The Bay Delta Conservation Plan took a dramatic turn last week, acknowledging some of the concerns of Delta farmers by re-routing a proposed massive tunnel system to affect a smaller area and stay mostly on public land.
That the concerns of those who live in and rely on the Delta are being acknowledged as valid is a welcome change of pace. But the whole process still sidesteps the main point: It is folly to keep trying to take water from where it occurs naturally and send it to places where it doesn’t.
Southern California and the Central Valley are, by nature, deserts. Trying to keep them lush and fertile by relying on dwindling supplies of Delta water disregards the lessons of Mother Nature.
For a prime example, look no further than the Owens Valley, which decades ago was raided of its water by Los Angeles. Today, Owens Lake has become a lake bed and Mono Lake is a mess because more water continues to be taken out than can be replenished.
If less snow in the Sierras and less rainfall in general is a trend, it seems probable that the Delta will have less water flowing into it than in the past. The idea that it can be tapped in the same way as it has been — or even more so — bodes badly for its ecological health.
It’s time to stop trying to siphon off Delta water and start focusing on other ways of getting water where it’s needed. Start with conservation. Those who live in a desert shouldn’t expect to have grassy green lawns or grow water-intensive crops.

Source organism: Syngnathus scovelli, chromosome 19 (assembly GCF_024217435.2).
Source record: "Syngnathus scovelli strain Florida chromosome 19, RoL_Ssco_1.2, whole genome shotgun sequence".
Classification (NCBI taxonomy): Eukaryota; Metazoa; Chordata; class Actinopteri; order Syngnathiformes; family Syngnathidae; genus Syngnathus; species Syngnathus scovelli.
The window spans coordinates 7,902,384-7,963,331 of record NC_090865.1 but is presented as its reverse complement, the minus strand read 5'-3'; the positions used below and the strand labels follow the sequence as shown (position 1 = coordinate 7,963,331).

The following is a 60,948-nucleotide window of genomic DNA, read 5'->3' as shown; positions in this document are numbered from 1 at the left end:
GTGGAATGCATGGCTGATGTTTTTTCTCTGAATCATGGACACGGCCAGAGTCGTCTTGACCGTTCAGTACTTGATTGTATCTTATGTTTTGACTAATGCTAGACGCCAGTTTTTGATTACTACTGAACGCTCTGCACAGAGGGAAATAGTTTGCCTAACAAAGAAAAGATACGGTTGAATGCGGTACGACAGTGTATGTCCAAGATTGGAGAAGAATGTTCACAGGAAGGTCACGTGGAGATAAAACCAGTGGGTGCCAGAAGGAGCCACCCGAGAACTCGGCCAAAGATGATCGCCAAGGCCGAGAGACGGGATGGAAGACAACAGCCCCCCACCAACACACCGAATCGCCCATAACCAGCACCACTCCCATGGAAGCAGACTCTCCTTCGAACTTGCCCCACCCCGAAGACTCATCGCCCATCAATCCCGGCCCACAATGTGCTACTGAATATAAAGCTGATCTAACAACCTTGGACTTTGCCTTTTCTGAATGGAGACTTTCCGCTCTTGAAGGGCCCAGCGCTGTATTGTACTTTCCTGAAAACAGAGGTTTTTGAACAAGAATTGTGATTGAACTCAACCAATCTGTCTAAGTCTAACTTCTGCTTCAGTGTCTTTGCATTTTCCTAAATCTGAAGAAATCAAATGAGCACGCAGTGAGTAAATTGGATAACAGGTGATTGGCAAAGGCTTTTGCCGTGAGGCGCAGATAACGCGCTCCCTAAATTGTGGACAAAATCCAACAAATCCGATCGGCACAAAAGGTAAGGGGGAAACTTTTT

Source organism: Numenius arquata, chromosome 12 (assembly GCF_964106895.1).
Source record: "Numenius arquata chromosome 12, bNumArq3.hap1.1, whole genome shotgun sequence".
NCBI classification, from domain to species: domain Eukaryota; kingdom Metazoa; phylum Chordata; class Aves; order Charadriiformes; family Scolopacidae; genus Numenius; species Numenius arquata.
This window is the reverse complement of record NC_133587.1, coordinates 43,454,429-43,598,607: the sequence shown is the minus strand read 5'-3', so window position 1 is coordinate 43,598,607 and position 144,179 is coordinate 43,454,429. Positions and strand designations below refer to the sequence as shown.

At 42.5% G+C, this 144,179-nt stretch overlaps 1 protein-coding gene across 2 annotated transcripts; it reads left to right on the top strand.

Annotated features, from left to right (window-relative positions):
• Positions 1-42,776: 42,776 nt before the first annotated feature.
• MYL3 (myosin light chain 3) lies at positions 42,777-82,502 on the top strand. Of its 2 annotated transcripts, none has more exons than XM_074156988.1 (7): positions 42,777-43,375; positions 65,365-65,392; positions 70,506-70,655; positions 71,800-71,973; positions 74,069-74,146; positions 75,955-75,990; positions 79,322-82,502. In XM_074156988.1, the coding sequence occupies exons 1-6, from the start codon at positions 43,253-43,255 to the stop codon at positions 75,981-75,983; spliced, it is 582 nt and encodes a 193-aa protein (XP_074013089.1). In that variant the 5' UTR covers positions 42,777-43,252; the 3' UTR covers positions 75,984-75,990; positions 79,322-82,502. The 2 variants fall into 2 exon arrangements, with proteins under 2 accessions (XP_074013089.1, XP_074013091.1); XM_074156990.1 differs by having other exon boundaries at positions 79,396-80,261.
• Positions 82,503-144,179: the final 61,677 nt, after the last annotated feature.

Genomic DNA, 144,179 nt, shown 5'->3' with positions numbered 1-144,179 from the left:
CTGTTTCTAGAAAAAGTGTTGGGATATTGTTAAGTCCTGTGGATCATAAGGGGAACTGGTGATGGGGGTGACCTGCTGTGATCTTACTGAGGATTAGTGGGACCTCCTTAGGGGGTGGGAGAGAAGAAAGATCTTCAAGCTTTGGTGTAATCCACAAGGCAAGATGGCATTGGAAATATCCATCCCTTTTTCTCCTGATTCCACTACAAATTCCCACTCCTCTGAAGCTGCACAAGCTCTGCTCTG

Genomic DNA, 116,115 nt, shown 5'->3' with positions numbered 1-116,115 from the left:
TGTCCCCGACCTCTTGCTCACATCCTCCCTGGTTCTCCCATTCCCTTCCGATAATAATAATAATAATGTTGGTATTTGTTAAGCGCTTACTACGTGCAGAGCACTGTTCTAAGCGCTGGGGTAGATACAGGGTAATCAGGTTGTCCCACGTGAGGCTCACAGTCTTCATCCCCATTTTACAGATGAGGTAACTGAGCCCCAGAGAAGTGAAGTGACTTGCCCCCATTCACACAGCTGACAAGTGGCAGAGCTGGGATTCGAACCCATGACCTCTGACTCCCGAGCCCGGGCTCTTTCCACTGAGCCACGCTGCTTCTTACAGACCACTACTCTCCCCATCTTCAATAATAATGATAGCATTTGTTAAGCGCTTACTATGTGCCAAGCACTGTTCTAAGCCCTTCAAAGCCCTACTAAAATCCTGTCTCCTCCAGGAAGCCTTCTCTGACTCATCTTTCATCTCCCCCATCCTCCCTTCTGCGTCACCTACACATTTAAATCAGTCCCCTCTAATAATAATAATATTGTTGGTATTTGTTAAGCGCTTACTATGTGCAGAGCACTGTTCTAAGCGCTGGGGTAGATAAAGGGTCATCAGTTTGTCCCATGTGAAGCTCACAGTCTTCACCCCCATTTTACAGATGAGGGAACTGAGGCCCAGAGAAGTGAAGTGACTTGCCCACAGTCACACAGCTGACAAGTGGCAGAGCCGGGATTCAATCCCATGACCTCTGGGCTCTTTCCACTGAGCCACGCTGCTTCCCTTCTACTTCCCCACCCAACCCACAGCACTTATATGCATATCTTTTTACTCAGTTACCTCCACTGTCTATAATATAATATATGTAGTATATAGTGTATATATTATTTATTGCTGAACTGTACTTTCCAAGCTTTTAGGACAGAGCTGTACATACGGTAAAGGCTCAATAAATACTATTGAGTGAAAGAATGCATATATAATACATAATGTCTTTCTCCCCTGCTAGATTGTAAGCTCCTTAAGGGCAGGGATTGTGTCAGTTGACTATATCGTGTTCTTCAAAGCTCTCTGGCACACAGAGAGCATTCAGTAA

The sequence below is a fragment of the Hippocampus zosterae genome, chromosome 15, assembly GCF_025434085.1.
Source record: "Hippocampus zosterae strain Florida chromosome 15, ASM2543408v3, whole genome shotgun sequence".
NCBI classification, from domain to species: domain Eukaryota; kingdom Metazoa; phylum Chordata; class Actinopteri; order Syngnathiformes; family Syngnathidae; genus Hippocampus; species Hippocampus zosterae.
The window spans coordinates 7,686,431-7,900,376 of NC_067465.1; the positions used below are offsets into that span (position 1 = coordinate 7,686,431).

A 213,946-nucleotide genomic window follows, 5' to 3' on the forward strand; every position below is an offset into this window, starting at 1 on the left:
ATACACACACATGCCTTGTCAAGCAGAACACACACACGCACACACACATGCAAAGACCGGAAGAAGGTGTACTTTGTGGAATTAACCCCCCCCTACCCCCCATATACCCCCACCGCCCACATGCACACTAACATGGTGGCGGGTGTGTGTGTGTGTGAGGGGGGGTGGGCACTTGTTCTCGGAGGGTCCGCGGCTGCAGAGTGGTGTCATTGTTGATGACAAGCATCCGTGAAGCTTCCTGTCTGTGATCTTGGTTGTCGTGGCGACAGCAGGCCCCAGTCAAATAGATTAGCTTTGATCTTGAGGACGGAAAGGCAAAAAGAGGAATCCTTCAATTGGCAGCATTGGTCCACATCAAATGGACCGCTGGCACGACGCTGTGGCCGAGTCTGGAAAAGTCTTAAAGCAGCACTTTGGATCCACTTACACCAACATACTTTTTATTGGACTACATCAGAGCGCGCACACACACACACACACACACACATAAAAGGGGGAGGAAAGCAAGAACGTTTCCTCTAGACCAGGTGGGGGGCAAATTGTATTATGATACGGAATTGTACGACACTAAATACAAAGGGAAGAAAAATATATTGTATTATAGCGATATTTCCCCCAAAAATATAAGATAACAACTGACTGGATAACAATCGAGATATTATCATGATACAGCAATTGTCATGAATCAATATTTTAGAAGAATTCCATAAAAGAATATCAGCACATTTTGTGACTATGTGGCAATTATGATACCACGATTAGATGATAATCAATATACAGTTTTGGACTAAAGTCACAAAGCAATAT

Desalinization — removing salt from seawater — is another promising option, given the state’s long coastline. Yes, it’s still prohibitively expensive, but if more effort were put into developing it, the price would come down.
And what about developing more water storage, so that the rain that does fall can be captured before it runs into the ocean? In recent years, some have proposed building underground storage systems rather than dams, and that seems like a great idea. But building a pair of 30-mile-long, $25.7 billion tunnels to divert water around the Delta does not.
Senate President Pro Tem Darrell Steinberg was right on Friday when he said that the new route for the tunnel system announced last week doesn’t get at the fundamental problem.
“What really needs to be discussed and resolved are the operating conditions for the Delta over the next five decades,” Steinberg said.
The Legislature needs to re-engage, he says, and make sure all of the key players have a voice in what happens.
It’s also critical to have the nonpartisan Legislative Analyst’s Office study the project. It’s the public’s best chance for an objective assessment of costs and benefits — if there are any.